The function of prayer is not to obliviate the self. It is to become the utmost of what we are meant to be no matter what situation we are in. Prayer is the process that leads us to become what Jesus models for us to be.
We watch Jesus confront the leaders of the day. He calls the priests and Pharisees to cleanse the temple and lift from the backs of the people the laws of the synagogue that burden them. He calls the leaders of the state to stop living off the backs of the poor. And he calls us to do the same.
We listen to Jesus jeopardize his social approval, risk his very life by speaking out in public against the oppression of people in both synagogue and state. And he calls us to do the same.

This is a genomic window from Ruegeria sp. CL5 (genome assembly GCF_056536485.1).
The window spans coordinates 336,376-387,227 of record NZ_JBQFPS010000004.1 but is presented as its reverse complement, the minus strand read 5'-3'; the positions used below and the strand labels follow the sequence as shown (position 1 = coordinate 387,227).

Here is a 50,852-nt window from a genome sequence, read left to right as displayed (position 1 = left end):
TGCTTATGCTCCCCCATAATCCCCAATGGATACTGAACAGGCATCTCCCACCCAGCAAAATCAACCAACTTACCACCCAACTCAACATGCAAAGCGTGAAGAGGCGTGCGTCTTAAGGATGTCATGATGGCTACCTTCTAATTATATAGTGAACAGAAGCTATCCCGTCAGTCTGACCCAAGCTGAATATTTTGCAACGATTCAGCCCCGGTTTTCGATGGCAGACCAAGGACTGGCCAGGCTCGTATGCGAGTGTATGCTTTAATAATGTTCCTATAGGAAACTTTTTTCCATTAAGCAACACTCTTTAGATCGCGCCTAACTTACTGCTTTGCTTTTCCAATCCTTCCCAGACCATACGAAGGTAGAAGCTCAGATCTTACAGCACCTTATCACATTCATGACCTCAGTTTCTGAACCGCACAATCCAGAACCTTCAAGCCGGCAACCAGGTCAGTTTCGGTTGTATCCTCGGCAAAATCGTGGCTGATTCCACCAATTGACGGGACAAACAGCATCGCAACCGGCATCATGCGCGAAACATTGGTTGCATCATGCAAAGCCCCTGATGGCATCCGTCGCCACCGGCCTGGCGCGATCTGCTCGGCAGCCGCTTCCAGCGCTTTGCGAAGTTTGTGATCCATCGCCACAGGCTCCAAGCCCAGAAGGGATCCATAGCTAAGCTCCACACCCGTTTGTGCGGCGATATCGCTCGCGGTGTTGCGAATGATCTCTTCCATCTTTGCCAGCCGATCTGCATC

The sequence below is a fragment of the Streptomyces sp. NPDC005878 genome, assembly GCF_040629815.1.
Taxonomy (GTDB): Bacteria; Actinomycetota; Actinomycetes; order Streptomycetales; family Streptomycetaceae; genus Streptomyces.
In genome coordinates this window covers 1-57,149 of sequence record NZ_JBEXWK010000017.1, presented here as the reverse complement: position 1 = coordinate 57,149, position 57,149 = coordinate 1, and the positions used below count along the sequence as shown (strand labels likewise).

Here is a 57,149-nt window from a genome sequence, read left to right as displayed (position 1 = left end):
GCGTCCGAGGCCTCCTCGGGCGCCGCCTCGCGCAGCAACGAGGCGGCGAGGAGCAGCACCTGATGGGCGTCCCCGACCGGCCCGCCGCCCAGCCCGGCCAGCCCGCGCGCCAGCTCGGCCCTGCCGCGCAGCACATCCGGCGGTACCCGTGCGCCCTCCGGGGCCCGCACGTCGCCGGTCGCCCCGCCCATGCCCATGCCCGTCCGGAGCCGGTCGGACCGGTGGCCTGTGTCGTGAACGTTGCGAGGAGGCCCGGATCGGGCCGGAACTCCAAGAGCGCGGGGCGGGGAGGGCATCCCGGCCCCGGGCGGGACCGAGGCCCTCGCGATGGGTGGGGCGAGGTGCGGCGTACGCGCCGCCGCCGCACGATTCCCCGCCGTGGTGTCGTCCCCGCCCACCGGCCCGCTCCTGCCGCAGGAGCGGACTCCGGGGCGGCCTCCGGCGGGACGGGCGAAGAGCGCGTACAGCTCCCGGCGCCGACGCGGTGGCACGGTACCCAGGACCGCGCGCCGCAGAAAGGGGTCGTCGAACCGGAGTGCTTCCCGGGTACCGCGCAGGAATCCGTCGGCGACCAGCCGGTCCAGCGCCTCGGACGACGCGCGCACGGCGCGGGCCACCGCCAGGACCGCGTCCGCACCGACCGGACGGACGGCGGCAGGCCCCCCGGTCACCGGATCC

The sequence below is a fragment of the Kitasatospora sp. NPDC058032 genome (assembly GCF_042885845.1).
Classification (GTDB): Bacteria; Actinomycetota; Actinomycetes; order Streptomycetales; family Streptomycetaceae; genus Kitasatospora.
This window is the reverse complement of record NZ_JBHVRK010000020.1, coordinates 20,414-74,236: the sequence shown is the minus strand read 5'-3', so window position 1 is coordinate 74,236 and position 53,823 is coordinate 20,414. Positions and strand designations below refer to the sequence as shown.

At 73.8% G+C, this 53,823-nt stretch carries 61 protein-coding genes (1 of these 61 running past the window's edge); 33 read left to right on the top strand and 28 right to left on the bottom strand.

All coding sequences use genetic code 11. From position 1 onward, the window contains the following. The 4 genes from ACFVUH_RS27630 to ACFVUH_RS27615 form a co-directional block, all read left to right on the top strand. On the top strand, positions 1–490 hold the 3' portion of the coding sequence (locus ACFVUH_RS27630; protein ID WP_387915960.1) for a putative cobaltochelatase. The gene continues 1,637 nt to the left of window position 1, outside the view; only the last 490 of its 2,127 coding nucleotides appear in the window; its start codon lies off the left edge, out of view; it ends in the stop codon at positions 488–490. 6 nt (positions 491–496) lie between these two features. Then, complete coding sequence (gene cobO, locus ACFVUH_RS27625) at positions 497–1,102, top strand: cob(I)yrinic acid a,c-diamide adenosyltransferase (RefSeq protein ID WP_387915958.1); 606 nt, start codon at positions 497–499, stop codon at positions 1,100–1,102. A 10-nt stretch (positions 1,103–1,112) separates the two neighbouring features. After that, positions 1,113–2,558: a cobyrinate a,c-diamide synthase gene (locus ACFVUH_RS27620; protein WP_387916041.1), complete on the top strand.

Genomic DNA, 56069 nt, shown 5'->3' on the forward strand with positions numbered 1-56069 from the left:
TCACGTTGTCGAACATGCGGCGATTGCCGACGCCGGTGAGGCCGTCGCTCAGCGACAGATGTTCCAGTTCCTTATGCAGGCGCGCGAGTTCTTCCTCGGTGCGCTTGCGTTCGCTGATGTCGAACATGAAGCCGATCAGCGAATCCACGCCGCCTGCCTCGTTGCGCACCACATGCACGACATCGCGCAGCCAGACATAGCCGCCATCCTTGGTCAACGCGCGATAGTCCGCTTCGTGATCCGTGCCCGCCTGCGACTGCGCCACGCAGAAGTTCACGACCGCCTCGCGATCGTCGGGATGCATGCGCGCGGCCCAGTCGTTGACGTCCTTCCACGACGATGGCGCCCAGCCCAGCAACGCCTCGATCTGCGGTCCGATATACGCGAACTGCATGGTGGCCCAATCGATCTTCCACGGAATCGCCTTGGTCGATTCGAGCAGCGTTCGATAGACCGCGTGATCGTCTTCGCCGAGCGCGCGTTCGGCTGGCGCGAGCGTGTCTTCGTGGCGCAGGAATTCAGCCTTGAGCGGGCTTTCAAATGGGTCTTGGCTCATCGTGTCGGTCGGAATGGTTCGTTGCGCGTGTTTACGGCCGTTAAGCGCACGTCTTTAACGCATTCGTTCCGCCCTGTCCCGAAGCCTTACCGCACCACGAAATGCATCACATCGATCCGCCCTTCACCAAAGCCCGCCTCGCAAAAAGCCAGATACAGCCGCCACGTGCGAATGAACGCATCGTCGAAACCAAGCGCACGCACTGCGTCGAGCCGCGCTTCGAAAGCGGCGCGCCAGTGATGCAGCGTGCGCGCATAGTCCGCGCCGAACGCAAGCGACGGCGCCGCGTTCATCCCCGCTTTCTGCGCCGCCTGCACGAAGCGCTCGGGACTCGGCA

Being immersed in prayer, really immersed in prayer, sears our souls. It forces us to see how far from our own ideals we stand. It challenges the images of goodness and piety and integrity we project. It confronts us with what it really means to live a good life. It requires courage of us rather than simply piety.
It is in following Jesus down from the mountaintop, along the roads of the world, through the public parts of the city, into the ghettoes of the poor and the halls of government and the chanceries of the churches, saying with John the Baptist, “Repent and sin no more,” that prayer gets its hallmark of undisputed credibility.
—from The Breath of the Soul: Reflections on Prayer by Joan Chittister (Twenty-Third Publications)